The Dunkirk Historical Lighthouse has long been known for unexplained happenings such as footsteps and voices coming from empty rooms; a mysterious rubber ball that appears and disappears; and ghostly apparitions – all of which have their place in local filmmaker Gregory Lamberson’s “Widow’s Point.”
In his atmospheric horror yarn, newly released on home video and available to rent on various streaming platforms, Lamberson adeptly uses the lighthouse as a major character – the type that has “evil in its walls.” And while some interiors were filmed at NDstudios in Buffalo and an unoccupied house in Clarence, the film will certainly make the haunted history of the Dunkirk lighthouse all the more intriguing for anyone who wants to visit. (Ghost hunts for the year are sold out, although private tours are available.)
Lamberson’s award-winning film is appropriately creepy and doesn’t waste time, almost immediately setting the tone with doors closing on their own, apparitions appearing behind characters and odd-angled shots that provide an eerie feeling that someone – or something – is in the room.
It stars Craig Sheffer ("Nightbreed," "A River Runs Through It") as down-on-his luck author Thomas Livingston, who seeks to regain his former success with a new book about ghosts. To do that, he hatches a stunt sure to gain him notoriety and a big payday: be the first person in 30 years to stay overnight in a haunted lighthouse.
“It will be the scariest thing I’ve ever written,” he says. (He might have had second thoughts if he watched any horror movie where people lock themselves in a haunted house overnight for a quick buck.)
Despite the warnings of the current owner, who wants to tear down the lighthouse because of its mysterious and tragic history, Livingston has him open the padlocked doors that are then quickly locked behind him. With a publicist watching via a camera from the first floor, he walks the 69 steps up the spiral staircase to the lighthouse with his camera equipment and a sleeping bag with plans for an uneventful weekend stay.
We learn more about past tragedies as he reads through his research and a journal from young Delaney Collins, who was murdered in the lighthouse, along with her family. Played by Kaelin Lamberson, the director’s daughter, she is an angelic presence who cuts through the film’s darkness. She is also tormented by visions and nightmares of the widowed bride of the film’s title (played by Sheffer's daughter, Willow Anwar), which provide some of the scariest images in the film (especially for those of us who get quickly rattled by the thought of something under the bed).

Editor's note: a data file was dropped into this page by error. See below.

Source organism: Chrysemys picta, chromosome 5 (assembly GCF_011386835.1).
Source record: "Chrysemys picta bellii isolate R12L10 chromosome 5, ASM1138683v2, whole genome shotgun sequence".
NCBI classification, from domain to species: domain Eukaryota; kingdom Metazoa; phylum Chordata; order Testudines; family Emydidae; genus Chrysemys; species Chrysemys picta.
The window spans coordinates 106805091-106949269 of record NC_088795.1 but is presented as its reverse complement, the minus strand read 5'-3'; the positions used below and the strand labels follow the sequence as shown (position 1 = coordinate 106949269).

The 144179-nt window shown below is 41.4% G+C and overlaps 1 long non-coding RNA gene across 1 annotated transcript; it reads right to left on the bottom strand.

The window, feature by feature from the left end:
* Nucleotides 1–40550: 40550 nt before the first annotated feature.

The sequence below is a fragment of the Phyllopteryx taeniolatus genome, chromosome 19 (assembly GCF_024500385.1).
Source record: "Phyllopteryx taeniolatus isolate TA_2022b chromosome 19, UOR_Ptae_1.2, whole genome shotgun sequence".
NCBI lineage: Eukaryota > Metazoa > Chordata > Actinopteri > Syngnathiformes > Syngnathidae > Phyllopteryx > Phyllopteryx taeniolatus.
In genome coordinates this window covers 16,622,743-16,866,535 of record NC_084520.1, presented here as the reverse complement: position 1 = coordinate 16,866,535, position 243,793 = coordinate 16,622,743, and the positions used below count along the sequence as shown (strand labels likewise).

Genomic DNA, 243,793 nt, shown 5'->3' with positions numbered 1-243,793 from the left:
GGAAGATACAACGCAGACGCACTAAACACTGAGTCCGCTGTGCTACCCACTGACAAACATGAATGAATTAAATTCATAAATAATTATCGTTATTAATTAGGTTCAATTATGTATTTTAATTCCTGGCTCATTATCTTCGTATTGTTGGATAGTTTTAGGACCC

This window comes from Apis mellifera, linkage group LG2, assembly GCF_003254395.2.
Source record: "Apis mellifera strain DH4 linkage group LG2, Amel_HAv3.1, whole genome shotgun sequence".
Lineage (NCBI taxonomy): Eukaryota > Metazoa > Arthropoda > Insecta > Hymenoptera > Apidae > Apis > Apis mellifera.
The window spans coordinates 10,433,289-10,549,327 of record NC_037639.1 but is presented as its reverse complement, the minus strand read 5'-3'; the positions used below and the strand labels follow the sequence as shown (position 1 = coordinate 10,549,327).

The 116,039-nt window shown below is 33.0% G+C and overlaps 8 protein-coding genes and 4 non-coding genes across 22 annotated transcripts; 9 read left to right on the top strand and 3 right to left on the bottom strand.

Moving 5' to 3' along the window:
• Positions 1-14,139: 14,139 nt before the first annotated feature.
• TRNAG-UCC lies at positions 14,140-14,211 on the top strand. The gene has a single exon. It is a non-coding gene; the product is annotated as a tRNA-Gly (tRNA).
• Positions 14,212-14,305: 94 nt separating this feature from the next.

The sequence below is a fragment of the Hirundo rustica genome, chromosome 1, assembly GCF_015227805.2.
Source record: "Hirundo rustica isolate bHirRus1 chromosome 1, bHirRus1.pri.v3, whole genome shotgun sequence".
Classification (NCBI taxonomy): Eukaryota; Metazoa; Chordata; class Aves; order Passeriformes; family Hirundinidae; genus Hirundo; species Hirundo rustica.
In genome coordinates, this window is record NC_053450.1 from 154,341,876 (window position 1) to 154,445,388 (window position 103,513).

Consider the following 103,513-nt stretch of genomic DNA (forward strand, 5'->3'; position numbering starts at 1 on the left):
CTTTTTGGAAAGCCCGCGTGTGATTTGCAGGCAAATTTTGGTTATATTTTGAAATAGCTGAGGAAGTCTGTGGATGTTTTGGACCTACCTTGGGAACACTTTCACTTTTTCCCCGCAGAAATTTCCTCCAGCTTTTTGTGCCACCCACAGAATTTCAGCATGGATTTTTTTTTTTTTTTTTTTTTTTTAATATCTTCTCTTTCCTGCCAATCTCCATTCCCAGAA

The last third of the film depicts Livingston unraveling, starting with a frenzied sequence on the spiral staircase, where the 69 steps turn into hundreds of never-ending stairs. His intense performance in these 30 minutes or so are clearly where Sheffer earned multiple best actor awards on the festival circuit. His character screams, cries, pleads, panics and loses control.
“This … is … madness,” he shouts with rage. Later, he's like a child as he whimpers "I want to go home.”
Is he dreaming? Going mad? Or at the mercy of sinister forces? Even if you've picked up on clues, "Widow's Point" isn't going where you think it is. It turns out to be much more creative than that.
Behind the scenes
How to watch:
The "Widow's Point" DVD is available at multiple retailers. The movie also can be rented at such online sites as Vudu, Google, Amazon and Redbox.
The DVD comes with alternate takes, deleted scenes and a 25-minute making-of feature in which you’ll hear the crew share some of the unexplained happenings during filming.
“We’re shooting a ghost movie in a very haunted location," said actor and location manager John Renna. "Multiple people have had things happen to them on the set. I had something grab my shoulder and there was nothing behind me to touch my shoulder, so that was creepy.”
Key makeup artist Marissa Haley reports that “there have been camera glitches and things falling and moving. It helps with the creep factor.”
Awards and praise:
"Widow's Point" has garnered multiple awards, including Best of the Festival, Best Actor and Best Score at Shawna Shea Film Festival; Best Feature at Gen Con Film Festival and The American Horrors Film Festival; and Best Actor at Crimson Screen International Film Festival.
The film has been praised by no less than horror master Peter Straub, who said: “Gamy and go-for-broke, shuffling time with memory, and never less than beautifully self-aware. Greg Lamberson’s WIDOW’S POINT offers what is very nearly a solo showcase to Craig Scheffer, who responds with bellows and rants, mutters and whispers, and otherwise by strutting his stuff through this lively horror cut-up.”